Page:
Sitting there with a pair of binoculars and a field guide, she had taught herself most of the common species. There were cardinals and mockingbirds. There were juncos and wrens. She also saw blue jays and chickadees, tufted titmice and woodpeckers. Ellie particularly liked the woodpeckers. There were the little Downy ones, the Hairy woodpeckers, the flickers, and one day she even saw a Pileated, though he didn’t come down to the feeder.  The Pileated woodpecker was so much bigger and louder than all the other birds that even Joe was impressed. Yeller frequently joined her, sitting on the window sill, tail whipping back and forth. You could tell she would just love to get her claws into one of those juicy morsels. Ellie was glad she was an indoor cat even if Yeller didn’t agree.

In March, just about the time the robins showed up, the small grey juncos started to disappear, going back to their summer home in the mountains. There were also many little brown birds that Ellie had a hard time trying to identify. She did some sketching while she watched. Most of the bugs had disappeared for the winter, so she had started to draw birds instead. Sarah also sometimes joined her and they sketched and learned about the birds together. It was fortunate that the window was rather large.

One day Ellie noticed a woodpecker on a tree nearby that she had never seen before. A serious study of the field guide led her to believe this was called a red-cockaded woodpecker. She asked her dad about it and he said that that was a rare bird indeed. One of the best things about being in the sand-hill pine forests near a preserve was getting to see the red-cockaded woodpeckers. At first, they don’t look like much. They are smallish black and white striped woodpeckers with very little red on their heads. The neat thing about them is how they live, he said. Unlike most other birds in the United States, these guys live in cooperative family units. The grown up babies, usually the males, will hang around and help raise the next batch of babies.

They need mature pine forests because they make their homes and nests in holes pecked into big long leaf pine trees that have a little bit of heart rot. They make the hole really high up and the tree leaks sap all around the hole. The height and the sap are deterrents to predators such as snakes that are capable of climbing trees to eat the babies. They are bug eaters, and so dead snags are also important. Because there are so few mature long leaf pine forests left (we have logged them all), the red-cockaded woodpecker is endangered and so seeing one was especially lucky.

The family listened intently while Johanathan explained all of this to them. He also said that if he found a family nesting cavity on a tree, he might set a trap nearby because there was sure to be a snake around who was attracted to all of the fuss those birds and babies made.  Johanthan was getting geared up to start his work again. It was a bit early yet to set traps, but he was scouting out potential sites and working with his students to collect the necessary gear and living arrangements. He had been up to Raleigh at least once a week to help with all of these preparations and to take care of all of the paperwork involved.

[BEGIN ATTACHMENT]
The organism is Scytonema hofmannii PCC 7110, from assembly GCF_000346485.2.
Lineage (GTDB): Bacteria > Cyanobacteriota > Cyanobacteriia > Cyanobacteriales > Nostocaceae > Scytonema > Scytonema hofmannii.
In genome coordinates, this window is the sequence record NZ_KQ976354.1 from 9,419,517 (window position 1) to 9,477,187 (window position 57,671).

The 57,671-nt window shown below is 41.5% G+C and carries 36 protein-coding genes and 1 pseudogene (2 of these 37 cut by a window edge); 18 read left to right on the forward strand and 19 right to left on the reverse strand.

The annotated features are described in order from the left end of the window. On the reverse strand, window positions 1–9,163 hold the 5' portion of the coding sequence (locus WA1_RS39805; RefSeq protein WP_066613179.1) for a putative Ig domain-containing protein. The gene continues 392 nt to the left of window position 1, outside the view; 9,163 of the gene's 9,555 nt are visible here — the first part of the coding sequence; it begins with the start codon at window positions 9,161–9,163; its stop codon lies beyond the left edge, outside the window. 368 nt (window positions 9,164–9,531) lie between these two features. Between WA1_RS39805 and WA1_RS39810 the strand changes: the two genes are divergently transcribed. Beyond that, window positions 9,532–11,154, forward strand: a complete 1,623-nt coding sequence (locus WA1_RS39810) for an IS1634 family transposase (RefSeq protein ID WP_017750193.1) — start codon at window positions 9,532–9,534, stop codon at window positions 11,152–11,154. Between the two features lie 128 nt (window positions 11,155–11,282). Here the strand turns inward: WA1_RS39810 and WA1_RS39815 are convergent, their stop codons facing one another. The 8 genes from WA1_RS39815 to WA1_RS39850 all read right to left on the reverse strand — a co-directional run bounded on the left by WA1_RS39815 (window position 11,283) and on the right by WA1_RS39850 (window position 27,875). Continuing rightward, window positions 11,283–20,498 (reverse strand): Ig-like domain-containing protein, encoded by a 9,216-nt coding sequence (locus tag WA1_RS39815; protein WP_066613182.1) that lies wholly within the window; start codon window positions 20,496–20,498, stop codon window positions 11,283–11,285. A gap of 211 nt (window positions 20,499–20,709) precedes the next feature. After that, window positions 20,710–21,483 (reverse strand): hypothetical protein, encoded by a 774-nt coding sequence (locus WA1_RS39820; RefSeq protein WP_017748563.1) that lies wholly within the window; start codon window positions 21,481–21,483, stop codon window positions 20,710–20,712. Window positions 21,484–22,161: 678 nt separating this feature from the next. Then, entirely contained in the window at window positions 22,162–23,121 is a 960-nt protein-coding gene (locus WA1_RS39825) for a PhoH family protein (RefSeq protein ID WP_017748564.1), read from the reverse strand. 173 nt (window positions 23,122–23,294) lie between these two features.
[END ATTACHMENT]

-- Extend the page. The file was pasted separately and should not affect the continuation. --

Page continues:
One day two weeks later, when Johanathan had been out in the research jeep, he found a red-cockaded nest hole. He came home and the next day took the four eldest back out with him so they could see it. They had to walk in off the road into the pines for a bit, and it was slow going, what with all of the blackberry vines and other bushes. He had made sure they all wore long pants and sturdy shoes. When they got near the nest hole he told them to stand very still and make no noise. This was hard to do, especially for Joey, but they managed it well enough that soon they saw a woodpecker flit from another tree and land in front of the pine-sap covered hole. The bird went in and flew out again. It made a loud nasally squeaky chirp and flew away. Soon they saw several of the birds and they were all squeaking to each other.

One came and pecked at the outside of the hole. One went in and kicked some detritus out. Johnathan explained in low tones that they family group was preparing to nest. There were likely eggs in the cavity or would be soon and soon they would hatch and the whole family would have to work to feed them. The dad sits on the eggs, not the mom. This was an expectant family.

It was a lovely morning. It was sunny and the air was still cool but not cold. There was something magical about the open woodland. It was unlike anything else they had seen in North Carolina. Birds flitted in the underbrush and the lower branches of the trees. Ants crawled industriously over the ground and there were no mosquitoes yet. Ellie thought she could probably find some neat bugs in here.

When they got back to the truck, Johnathan instructed them to check themselves over for ticks. If the ticks weren’t out yet, they would be very soon. It was another reason for those long pants and covered shoes. Joe had been carried most of the way, so he didn’t have anything on him, thank goodness. Jack found a large tick crawling up his leg, and Ellie did too. She shivered. That was one bug she did NOT like. Just as they were about to leave, Jack pointed off the road in the distance and they all saw a heard of deer moving off away from them. “Good eyes, Jack” whispered Sarah. The deer were really well camouflaged and it took an observant person to see one, even if it was standing ten feet away.